Veterans Vow That Dakota Access Pipeline ‘Will Not Get Completed’
“I only do as I’m told by the citizens I’m serving.”
Last week, the US army cleared the way for the Dakota Access Pipeline construction to continue, cutting short an environmental viability study ordered by former President Barack Obama that was supposed to take at least 18 months.
Caught off guard, protesters are now mobilizing for the second phase of a showdown that, the first time around, took on epic proportions.
Late last year, important American values were wrapped up in the fight over the pipeline. Corporate versus public interests, America’s nasty history of oppressing indigenous peoples, the future of the planet, the right to clean water, the right to freedom of expression, and many more issues were fiercely contended in the Standing Rock battle.
There’s no reason to expect that passions will be any less heated in the weeks and months ahead. Standing Rock has become a hugely symbolic event, similar to the Keystone pipeline protests, and the people power opposing it could prove too strong.
“We are a sovereign nation and we will fight to protect our water and sacred places from the brazen private interests trying to push this pipeline through to benefit a few wealthy Americans with financial ties to the Trump administration,” Standing Rock Chairman Dave Archambault II said in a statement last week.
However, law enforcement in the region has been aggressively arresting and charging protesters with civil disobedience and other statutes in an attempt to discourage participation.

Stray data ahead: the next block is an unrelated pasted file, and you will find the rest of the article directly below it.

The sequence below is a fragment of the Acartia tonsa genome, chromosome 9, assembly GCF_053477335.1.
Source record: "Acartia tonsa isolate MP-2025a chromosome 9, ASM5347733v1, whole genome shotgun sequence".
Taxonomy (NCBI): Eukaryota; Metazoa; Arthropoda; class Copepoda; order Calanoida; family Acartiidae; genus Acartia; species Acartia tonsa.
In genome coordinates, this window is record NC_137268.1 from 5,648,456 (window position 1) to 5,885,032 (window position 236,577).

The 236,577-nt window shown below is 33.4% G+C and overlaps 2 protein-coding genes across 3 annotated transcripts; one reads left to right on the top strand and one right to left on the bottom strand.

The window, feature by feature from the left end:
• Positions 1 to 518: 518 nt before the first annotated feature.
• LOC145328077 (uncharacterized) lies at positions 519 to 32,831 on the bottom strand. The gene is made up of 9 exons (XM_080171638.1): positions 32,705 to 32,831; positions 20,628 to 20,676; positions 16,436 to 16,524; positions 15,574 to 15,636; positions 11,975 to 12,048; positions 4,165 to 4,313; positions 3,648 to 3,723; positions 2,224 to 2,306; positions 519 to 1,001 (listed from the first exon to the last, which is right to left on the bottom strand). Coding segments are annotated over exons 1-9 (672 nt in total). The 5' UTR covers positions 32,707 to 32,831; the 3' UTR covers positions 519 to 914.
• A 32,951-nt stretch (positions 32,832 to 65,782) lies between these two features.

And the pipeline could now be politicized all the way up to the White House. While former President Barack Obama was cautious when talking about DAPL, careful to avoid taking sides, President Donald Trump eagerly supports the pipeline.
Whether this results in US military being deployed to the protest site is uncertain. But that possibility makes the resistance of veterans all the more significant.
Veterans Stand, a nonprofit that champions social causes of marginalized groups, is currently rallying large numbers to stop the pipeline with non-violent resistance.
Veterans Stand captured the country’s attention when they first traveled to Standing Rock in December after raising hundreds of thousands of dollars through a crowdfunding campaign.
More than 2,000 veterans provided a peaceful human shield and added an extra degree of credibility to the protest. Prior to their arrival, protesters had been repeatedly attacked by private and public security forces.
“[We’re guided] literally by that line to protect and serve against all enemies foreign and domestic that we swore to,” Michael A. Wood Jr., leader of Veterans Stand, told Global Citizen.
“I only do as I’m told by the citizens I’m serving,” he said.
Now they’ve set up another crowdfunding campaign and are preparing to head to the protest site as soon as possible. They’ve raised nearly $250,000 toward a goal of $500,000.
"We have had thousands of volunteers reconfirm their dedication to the cause, and readiness to help," the group said in a statement. "The success of our fundraising campaign will ultimately dictate our overall potential for a boots-on-the-ground presence but our learnings from the first mission in December have allowed us to create the right infrastructure to move quickly."
With their tactical experience and the revered place they hold in the public’s imagination, the veterans could be crucial to blocking the pipeline a second time.
"We are committed to the people of Standing Rock, we are committed to nonviolence and we will do everything within our power to ensure that the environment and human life are respected,” Anthony Diggs, a spokesman for Veterans Stand, told CNBC. “That pipeline will not get completed. Not on our watch.”